PocketGamer.biz has partnered up with US developer Pixelberry Studios to highlight its candid stories on the trials and triumphs of a startup game studio whose debut title High School Story stayed in the top grossing top 100 chart for a year.
This series of articles will provide a mix of drama, detailed learnings, and actual numbers from their experience launching and supporting a top game.
The mobile game industry's worst-kept secret is that a small percentage of our users account for the vast majority of revenues.
In fact, somewhere between 95 and 99 percent of most free-to-play games' users will never spend a dime on in-app purchases.
Looking at this statistic led our company to a simple conclusion: we needed to find a way to make money from the overwhelming majority of users who never pay.
Enter ad monetization
Like many gaming companies, we eventually decided that in-game advertisements would be the best way to monetize non-paying users in our games.
The next step was to figure out what kind of ads to put in the game.
The exact implementation of ads varies by game type, and how much a given company cares about the user's experience. Common ad integrations include the following:
These ads can pop up either at timed intervals or at a particular place in your game's flow. They can be a static image, or a full-length video.
Pro: Maximum engagement/exposure
Con: Potentially annoying user experience
Depending on the day, ads account for approximately 8 to 15% of our total income.
This type of ad depends on the user to opt-in to viewing it. The user is typically rewarded with a power up, bonus, or currency for engaging with the ad. (Note that the practice of rewarding a user to actually install another app is frowned upon and may lead to your game being pulled from the app store.)
Pro: Better user experience
Con: Limited engagement
A banner ad appears on a small section of the screen. I have seldom seen these used for game in the Top 100 Grossing list, but they frequently appear in indies like Flappy Bird (my cynical assumption is that this type of ad is counting on accidental clicks).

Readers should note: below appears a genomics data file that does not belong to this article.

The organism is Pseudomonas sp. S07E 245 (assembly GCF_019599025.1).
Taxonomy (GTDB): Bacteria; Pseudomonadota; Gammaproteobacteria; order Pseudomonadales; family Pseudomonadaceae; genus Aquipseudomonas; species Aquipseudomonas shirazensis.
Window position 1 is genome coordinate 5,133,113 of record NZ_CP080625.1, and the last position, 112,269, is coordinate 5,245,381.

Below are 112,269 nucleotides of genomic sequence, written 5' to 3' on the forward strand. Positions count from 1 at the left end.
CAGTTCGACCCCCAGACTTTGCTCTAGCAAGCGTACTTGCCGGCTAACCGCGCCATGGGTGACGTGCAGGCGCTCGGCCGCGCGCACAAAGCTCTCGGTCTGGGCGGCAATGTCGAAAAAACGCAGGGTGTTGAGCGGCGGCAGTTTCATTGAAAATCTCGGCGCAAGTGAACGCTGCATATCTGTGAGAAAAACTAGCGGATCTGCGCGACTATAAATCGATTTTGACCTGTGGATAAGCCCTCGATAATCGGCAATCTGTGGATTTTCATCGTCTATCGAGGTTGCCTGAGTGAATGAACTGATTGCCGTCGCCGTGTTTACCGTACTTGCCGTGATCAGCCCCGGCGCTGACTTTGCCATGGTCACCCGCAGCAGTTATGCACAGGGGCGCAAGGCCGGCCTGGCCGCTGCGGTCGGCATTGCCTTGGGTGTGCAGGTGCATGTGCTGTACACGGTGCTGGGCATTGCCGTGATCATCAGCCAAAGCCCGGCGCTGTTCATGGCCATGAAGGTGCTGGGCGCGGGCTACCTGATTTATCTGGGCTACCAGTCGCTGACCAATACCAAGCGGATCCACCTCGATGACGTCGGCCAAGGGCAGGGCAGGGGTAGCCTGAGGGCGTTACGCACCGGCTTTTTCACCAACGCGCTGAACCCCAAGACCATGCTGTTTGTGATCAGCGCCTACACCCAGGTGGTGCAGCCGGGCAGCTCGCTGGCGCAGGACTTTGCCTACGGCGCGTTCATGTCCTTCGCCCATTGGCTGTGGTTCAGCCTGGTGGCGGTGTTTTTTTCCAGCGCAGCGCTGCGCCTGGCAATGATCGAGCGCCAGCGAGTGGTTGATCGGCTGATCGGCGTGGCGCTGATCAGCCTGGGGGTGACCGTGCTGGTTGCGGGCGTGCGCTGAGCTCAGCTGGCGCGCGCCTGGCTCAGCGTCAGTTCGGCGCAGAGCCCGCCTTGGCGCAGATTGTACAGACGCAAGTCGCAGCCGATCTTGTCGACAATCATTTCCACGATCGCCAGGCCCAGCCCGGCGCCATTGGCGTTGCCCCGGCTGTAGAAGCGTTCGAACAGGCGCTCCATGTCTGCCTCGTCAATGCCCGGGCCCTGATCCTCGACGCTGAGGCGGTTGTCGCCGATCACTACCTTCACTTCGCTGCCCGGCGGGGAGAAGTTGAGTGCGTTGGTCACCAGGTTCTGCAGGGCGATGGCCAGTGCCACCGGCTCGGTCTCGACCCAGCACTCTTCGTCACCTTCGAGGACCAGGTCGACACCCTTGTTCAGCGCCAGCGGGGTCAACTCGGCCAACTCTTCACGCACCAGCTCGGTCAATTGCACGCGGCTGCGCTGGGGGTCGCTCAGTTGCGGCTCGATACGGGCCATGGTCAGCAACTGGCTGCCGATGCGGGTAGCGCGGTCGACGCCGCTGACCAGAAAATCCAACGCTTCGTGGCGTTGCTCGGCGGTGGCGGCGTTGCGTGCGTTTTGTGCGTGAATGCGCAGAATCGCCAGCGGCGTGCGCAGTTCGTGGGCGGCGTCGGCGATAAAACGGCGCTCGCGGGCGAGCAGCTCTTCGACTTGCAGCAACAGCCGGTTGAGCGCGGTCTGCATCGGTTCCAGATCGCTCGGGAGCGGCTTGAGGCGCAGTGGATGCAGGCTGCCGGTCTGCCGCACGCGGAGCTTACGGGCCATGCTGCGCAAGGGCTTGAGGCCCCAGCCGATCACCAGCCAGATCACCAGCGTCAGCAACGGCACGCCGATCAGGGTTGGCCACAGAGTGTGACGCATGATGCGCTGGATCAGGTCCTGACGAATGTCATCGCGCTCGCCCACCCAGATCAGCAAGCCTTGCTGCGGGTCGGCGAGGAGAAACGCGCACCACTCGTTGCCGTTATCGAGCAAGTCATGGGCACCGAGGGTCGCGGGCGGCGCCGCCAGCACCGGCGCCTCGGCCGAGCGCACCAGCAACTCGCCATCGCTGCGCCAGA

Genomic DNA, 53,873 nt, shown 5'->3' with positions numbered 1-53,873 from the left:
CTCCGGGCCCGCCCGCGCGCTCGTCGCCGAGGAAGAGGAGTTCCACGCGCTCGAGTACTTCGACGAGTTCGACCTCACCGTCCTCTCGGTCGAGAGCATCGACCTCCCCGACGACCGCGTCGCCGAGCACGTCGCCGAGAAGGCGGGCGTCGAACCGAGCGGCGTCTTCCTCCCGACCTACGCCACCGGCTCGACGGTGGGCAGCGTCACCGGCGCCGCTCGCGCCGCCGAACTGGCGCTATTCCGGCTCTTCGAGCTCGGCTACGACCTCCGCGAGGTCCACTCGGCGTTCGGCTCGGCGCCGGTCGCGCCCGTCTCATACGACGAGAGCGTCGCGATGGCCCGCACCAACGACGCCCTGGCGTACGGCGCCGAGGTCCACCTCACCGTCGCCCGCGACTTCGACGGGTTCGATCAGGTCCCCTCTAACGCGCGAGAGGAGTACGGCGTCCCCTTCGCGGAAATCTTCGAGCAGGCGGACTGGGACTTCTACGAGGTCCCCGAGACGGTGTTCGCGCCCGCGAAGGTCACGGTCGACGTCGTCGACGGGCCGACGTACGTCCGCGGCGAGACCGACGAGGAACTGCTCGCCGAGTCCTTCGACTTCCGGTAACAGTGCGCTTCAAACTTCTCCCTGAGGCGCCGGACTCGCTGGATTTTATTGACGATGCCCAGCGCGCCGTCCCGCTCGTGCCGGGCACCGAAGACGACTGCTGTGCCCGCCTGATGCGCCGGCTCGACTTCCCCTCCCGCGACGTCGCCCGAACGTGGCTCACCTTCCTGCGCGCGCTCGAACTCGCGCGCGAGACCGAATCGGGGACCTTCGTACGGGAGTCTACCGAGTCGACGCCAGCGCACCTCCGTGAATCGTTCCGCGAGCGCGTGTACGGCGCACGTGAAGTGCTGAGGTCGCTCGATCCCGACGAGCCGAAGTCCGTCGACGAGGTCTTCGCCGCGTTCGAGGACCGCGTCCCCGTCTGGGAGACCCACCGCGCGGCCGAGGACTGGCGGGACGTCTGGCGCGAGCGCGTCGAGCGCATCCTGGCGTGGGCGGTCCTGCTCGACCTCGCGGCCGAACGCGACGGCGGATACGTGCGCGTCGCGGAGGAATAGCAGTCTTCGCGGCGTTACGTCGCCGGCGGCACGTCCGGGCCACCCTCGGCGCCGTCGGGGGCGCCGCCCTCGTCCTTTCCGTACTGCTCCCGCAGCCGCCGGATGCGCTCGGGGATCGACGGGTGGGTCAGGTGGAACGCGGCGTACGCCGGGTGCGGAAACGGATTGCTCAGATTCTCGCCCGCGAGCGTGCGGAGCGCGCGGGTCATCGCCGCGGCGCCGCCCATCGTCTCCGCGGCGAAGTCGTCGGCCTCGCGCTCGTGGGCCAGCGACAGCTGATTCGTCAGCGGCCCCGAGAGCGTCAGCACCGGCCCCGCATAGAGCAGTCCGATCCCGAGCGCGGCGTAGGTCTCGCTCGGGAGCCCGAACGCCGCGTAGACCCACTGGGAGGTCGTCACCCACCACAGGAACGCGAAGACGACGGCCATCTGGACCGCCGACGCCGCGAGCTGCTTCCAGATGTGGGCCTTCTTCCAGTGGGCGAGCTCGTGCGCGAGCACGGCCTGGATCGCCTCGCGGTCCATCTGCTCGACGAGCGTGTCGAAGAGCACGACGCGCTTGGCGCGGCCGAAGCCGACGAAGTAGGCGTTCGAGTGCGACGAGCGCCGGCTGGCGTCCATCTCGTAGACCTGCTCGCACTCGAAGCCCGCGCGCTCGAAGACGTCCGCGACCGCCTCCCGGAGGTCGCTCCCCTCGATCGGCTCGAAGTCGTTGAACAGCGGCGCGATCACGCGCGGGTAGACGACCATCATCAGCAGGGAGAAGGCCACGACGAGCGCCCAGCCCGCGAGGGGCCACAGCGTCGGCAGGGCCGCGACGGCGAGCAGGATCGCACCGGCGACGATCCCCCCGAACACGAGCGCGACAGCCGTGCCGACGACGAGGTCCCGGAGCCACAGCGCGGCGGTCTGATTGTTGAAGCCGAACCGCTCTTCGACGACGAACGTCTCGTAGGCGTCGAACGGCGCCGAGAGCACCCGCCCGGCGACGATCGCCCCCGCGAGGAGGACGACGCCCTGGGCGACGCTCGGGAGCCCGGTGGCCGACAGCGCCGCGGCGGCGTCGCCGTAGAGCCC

Pro: Uninterrupted user experience
Con: Potentially annoying misclicks. Low payouts. Cheapens the look and feel of the game.
4. Native Ads
A somewhat loosely-defined category of ad, but basically one that's been deeply-integrated into your game's UI. Examples include an ad appearing in a scrollable list in a game menu (similar to an ad in your Facebook feed) or an in-game billboard that links to an external site or the app store.
Pro: Better user interface
Con: Potential misclicks/bad user experience
5. Offer Walls
These ads, usually buried in a game's currency store, offer massive in-game incentives for users who are willing to take extraordinary actions (like signing up for a Netflix account, answers a detailed survey, or making a large purchase at a given store.)
Pro: Massive payouts
Con: Potentially poor user experience
At Pixelberry, user experience is king.
As such, we avoided several potentially lucrative ad integrations that may have temporarily boosted revenue but may have ultimately hurt us in terms of retention, branding, and overall user experience.
Ultimately, we decided that incentivized video ads provided the right balance between monetization and user experience.
What to look for in a partner
Our next step was to pick a video ad network to be our partner. In doing so, we weighed several factors:
1. eCPM (effective cost per thousand impressions)
This is the amount a given network will pay out. For example, if a network is offering $10 eCPMs, they'll be paying you that amount for every thousand ad views (about a penny a view.)
2. Fill Rate
This number indicates a given networks inventory. At a fill rate of 100%, they'd be able to serve an ad every time your game attempts to serve an ad to a player. At 50%, half of the time your players would not see an ad.